Self-driving race cars edge closer to reality with Robocar unveiling

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Self-driving race cars may be anathema to genuine race fans, but there’s no doubt the phenomenon has the potential to further hone the technology for road cars, which after all is one of the enduring legacies of motorsport.

A company by the name of Roborace is working on the world’s first race for self-driving cars and at this week’s 2017 Mobile World Congress presented the car that will compete in the inaugural race. (The inaugural race is yet to be announced but will coincide with one of the races of the Formula E Championship.)

Called the Robocar, the self-driving race car was previewed in concept form a year ago and is currently in the prototype stage. A demonstration race between two Robocar prototypes, referred to as Devbots, took place during the Buenos Aires round of the current Formula E season but ended prematurely when one of the cars crashed. At some points, the cars reached speeds of 115 mph.

The Robocar weighs a little under 2,200 pounds, with most of the weight accounting for a lithium-ion battery with a massive 540-kilowatt-hour capacity. Meanwhile, power comes from four electric motors delivering around 400 horsepower each. There are also dozens of sensors whose collected data is processed by Nvidia’s Drive PX 2 technology which combines the data with artificial intelligence to ultimately control the car.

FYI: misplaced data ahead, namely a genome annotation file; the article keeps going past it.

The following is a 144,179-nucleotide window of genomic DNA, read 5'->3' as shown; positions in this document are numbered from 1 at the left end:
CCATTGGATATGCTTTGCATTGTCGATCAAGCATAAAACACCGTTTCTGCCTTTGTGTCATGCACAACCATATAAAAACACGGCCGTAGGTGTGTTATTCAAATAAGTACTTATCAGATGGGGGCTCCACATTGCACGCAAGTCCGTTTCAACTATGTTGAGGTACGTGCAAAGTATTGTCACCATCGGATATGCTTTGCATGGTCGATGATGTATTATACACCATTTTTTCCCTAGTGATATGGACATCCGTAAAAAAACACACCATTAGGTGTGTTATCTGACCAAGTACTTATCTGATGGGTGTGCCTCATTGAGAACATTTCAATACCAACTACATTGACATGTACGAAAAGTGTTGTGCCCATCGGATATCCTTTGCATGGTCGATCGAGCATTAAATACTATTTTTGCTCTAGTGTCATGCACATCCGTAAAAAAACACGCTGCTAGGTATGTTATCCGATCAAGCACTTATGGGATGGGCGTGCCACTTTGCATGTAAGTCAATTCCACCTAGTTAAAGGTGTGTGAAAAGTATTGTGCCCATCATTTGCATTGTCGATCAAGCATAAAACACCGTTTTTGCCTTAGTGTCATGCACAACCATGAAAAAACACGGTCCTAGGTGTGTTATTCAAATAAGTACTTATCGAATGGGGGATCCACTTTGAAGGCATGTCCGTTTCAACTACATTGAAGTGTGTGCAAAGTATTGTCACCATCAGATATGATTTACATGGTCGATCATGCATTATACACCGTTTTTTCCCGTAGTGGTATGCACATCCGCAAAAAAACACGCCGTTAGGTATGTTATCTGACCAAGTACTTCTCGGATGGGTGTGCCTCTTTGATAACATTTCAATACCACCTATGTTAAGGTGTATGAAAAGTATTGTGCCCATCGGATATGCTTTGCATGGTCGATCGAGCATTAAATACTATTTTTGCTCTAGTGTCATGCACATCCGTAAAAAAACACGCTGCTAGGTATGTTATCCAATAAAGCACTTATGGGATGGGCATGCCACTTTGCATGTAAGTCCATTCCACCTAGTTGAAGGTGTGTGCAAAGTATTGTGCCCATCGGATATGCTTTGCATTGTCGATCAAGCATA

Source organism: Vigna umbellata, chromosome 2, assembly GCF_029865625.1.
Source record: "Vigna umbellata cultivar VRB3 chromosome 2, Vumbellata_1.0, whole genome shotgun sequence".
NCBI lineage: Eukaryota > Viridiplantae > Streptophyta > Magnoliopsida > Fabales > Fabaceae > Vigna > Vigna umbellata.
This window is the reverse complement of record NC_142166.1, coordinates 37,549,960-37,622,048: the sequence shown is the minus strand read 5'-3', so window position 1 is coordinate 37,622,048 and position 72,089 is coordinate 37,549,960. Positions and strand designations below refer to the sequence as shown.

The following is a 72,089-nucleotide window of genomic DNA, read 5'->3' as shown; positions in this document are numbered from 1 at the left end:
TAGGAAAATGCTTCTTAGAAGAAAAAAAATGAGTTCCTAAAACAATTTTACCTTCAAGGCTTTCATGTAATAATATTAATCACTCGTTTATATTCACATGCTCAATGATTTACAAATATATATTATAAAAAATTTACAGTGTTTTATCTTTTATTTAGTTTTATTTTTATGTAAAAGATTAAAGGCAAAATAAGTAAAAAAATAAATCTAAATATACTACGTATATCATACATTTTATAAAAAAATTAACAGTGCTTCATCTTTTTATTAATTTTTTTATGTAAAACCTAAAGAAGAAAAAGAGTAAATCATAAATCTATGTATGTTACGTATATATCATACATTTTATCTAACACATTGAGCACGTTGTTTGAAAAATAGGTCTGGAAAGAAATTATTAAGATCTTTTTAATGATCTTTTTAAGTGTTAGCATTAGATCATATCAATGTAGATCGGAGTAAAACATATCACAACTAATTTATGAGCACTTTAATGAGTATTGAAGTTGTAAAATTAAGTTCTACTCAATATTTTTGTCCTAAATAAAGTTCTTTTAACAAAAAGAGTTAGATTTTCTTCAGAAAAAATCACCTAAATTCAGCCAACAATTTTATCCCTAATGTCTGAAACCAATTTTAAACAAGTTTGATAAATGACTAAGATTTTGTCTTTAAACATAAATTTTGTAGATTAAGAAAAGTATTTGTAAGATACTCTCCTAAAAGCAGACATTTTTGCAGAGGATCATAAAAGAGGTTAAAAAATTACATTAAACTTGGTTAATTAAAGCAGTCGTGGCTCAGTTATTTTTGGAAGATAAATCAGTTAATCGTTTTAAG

In Roborace, the cars and all the hardware will be identical among the teams, including the various sensors fitted and the electric running gear. Where teams will be able to gain an edge is through custom artificial intelligence software controlling the cars. In fact, the “battle of algorithms” is one of Roborace’s taglines.

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